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Soundless By: Richelle Mead

Reviewed by: Aaron

Soundless book cover

Also written by the author of international #1 bestselling Vampire Academy and Bloodline series, Richelle Mead weaves a novel that dates back to the ancient China era intertwined with fantasy mythical creatures. The story takes place in the midst of Chinese folklore in the perspective of a young teenager, Fei. For as long as she can remember, her village has thrived on top of mountain fed by whatever is down below which sends up food and supplies through a zipline. Through the dependency on the line keeper at the bottom of the zipline for food and resources, the village, once prosperous and peaceful has evolved to become a city without variety and excitement and culture. What’s more? They are a village without sound. That’s right, everyone in the village is deaf relying only through signing to communicate.

 

Long ago, generations and generations before, their ancestors had migrated here attracted by the fertile valley between the two mountains for agricultural purposes. The land between the mountains was perfect for growing crops and for a long time, the migratory people lived happily on their own and as legend has it along with mythical pixies. At the top of the mountains, there was also a mine where they could mine ores for aesthetic art. However as in all history, misfortune is always bound to fall somewhere along the road. The mountain pass, also the used as the fertile valley for growing crops got destroyed and blocked through a huge avalanche from the bordering mountains. As a result the village at the top became cut off from civilization at the bottom and only through the zipline could they trade their mined metals for living necessities.

 

Around this time, along with the disappearance of access to the rest of the world, the pixies began to leave and the village became a society with no culture only focused on mining as much as possible to sustain society. For awhile this plan had worked but then society had begun to lose their hearing. Then generations before Fei, their sense of sight had also begun to disappear and with addition of disabilities, mined ore productions decreased and so did their resources in return. Soon a classed hierarchy emerged of miners, suppliers, and painters emerged in which their classes determined the access to resources they had. The miner class was treated as filth and were avoided even though their job was the most important. They had the least access to food and were second only to beggars who were old, useless, blind, and deaf. Next came suppliers who were in charge of receiving food and the distribution of supplies. Finally came the painters who ironically had the most useless job but were valued the highest. This is the class that Fei, an orphan is in. Originally from the miners, through skill, Fei had managed to become one in the top class.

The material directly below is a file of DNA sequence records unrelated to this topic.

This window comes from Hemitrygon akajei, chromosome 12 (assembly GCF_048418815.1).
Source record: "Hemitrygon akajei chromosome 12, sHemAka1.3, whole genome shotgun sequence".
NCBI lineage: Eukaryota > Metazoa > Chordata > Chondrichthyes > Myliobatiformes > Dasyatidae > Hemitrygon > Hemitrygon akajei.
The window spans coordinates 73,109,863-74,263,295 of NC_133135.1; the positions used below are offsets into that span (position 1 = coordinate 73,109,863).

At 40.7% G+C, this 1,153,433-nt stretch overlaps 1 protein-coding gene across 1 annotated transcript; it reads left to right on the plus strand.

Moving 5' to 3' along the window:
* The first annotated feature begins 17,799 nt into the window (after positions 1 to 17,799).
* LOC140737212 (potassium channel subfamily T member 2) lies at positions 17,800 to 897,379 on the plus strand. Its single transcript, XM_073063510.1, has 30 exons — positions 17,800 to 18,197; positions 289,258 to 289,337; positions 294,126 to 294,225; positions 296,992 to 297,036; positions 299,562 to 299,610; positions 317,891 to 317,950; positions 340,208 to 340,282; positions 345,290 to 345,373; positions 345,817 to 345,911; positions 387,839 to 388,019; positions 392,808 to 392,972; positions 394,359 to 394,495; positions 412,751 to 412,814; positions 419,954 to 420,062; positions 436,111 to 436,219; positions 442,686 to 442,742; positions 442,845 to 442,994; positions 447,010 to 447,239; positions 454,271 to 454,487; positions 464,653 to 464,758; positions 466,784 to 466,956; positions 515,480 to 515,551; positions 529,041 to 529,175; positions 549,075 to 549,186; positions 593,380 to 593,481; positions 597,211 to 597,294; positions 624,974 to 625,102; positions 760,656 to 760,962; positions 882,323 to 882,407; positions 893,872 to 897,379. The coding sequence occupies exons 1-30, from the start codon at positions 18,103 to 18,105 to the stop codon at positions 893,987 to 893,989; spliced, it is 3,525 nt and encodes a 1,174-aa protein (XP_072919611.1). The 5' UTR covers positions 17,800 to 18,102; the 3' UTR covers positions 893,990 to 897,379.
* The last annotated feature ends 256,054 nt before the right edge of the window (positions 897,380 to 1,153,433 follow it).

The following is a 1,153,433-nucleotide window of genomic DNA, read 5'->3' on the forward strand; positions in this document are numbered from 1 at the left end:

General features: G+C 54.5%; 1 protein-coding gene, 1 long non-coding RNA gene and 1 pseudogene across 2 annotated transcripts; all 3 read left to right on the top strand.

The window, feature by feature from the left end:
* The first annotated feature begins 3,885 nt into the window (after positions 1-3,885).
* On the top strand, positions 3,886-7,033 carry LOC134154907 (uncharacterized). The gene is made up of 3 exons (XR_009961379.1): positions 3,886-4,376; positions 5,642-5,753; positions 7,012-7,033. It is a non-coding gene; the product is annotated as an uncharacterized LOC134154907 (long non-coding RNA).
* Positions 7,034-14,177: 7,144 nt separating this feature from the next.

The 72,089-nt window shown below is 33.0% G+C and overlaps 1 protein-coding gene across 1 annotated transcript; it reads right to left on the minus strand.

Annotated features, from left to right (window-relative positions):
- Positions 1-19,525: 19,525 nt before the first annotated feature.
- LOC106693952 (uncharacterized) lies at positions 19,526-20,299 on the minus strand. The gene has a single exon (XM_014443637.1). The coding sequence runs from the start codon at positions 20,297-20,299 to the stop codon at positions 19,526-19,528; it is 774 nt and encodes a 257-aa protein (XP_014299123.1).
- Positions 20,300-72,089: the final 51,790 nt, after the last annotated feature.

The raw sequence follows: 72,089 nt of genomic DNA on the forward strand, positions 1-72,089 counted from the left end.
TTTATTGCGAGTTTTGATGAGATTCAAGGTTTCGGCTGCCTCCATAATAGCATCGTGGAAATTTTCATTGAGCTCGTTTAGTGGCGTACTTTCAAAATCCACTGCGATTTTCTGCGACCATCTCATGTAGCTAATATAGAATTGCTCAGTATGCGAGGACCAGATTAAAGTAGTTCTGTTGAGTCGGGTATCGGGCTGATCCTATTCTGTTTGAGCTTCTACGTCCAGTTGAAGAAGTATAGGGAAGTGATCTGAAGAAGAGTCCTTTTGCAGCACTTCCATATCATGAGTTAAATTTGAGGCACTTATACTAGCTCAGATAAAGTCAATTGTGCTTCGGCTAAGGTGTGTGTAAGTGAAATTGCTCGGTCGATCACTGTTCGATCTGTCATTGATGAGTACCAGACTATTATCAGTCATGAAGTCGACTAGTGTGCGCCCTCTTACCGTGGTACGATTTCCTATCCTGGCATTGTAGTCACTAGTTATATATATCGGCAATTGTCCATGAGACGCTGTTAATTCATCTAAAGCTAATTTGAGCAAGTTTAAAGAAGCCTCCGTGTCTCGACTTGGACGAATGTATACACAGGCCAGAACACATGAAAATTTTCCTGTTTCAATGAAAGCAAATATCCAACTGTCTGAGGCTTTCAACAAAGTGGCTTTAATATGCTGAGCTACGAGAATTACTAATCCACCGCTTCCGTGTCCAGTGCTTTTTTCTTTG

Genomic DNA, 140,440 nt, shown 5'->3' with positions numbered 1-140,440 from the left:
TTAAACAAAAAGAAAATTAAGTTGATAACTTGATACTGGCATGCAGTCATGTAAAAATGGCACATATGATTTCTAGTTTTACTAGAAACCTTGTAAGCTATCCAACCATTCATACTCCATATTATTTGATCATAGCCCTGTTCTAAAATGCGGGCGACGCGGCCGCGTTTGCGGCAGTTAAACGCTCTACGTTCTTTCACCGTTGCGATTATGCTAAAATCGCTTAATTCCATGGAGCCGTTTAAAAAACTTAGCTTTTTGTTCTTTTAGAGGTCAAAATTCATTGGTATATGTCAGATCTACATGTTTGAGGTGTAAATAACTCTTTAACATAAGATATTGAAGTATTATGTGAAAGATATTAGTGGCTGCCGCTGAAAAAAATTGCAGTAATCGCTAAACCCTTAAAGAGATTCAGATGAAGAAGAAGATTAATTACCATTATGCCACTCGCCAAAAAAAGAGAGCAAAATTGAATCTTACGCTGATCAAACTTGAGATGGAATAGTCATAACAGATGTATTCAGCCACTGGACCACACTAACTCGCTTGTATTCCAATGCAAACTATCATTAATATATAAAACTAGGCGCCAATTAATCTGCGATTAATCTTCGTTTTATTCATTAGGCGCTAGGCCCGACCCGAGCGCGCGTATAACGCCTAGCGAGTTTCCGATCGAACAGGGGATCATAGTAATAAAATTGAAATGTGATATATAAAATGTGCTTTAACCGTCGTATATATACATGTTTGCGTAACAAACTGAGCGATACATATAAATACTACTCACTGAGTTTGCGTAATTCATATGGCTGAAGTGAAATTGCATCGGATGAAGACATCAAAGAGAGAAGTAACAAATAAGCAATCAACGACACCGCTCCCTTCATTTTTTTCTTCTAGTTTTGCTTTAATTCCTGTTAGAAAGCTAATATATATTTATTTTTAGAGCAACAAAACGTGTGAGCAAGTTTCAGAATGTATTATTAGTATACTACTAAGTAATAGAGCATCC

As the ailments increase in intensity and in number, Fei realizes that their village is slowly deteriorating and on the verge of chaos and destruction. However, she is hopeless and can only focus on protecting her standing in society. Guiltily. The village’s decline is only one of the worries as her sister’s sight also begins to decline along with many others.

 

Then one night Fei wakes up and feels a different sensation. Through her instinct and intuition she realizes that she has gotten back her sense of hearing. This hearing opens up a new world and a new idea. With renewed hearing, a world of possibilities are opened up to her. Especially the possibility of being able to rappel down the mountain to receive help from what is down below. Do to constant avalanches from mining, people have tried to rappel down but without being able to detect the source of the avalanche, they would always fail and die.

 

With this plan in mind, she confides in her once childhood friend, Li Wei. Li Wei is a miner however. But by teaming up, Fei and Li Wei reunite and become as one with Li Wei as the body and Fei as the mind and ears, literally because Li Wei can’t hear. Facing dangers they finally reach the bottom and what they discover is a new world. Full of wonders the city amazes them with their society structure, culture, and secrets.

 

Personally for me, this book was written exceptionally well in which the ending got a little ridiculous spoiling the historical fiction part of it. I’m not going to elaborate on it any more as not to spoil it but everything was good up until then and honestly to weave in such a vibrantly told story into a Chinese historical setting is truly impressive. Towards the end, I’m not quite sure what had happened but the story suddenly got far-fetched and it just got stretched to the point where it wasn’t interesting anymore. However from the beginning all the way to almost the end, the book was really well crafted with very good imagery and it felt as if we were able to perceive the world that the main character, Fei, saw it as.   

 

I really like the characters that Richelle Mead had created. Their personalities, especially Fei’s is really colorful. Fei’s color would probably be like a purplish color in which she is constantly debating with herself over what she really values. She is an insecure girl who is selfless and is constantly worrying for the well-being of others and not hers. Contrary to her, the other main character, Li Wei, he has a more reddish color in which everything he does is bold and strong. He is also selfless but is more aggressive and is decisive.

 

Overall I think that the book deserves a 8.5 - 9 out of 10. IT was written overall but in my opinion the last part of the story got a bit ridiculous and ruined the authenticity of the setting that was set throughout the book.

 

Check out Soundless at the Newport Beach Public Library

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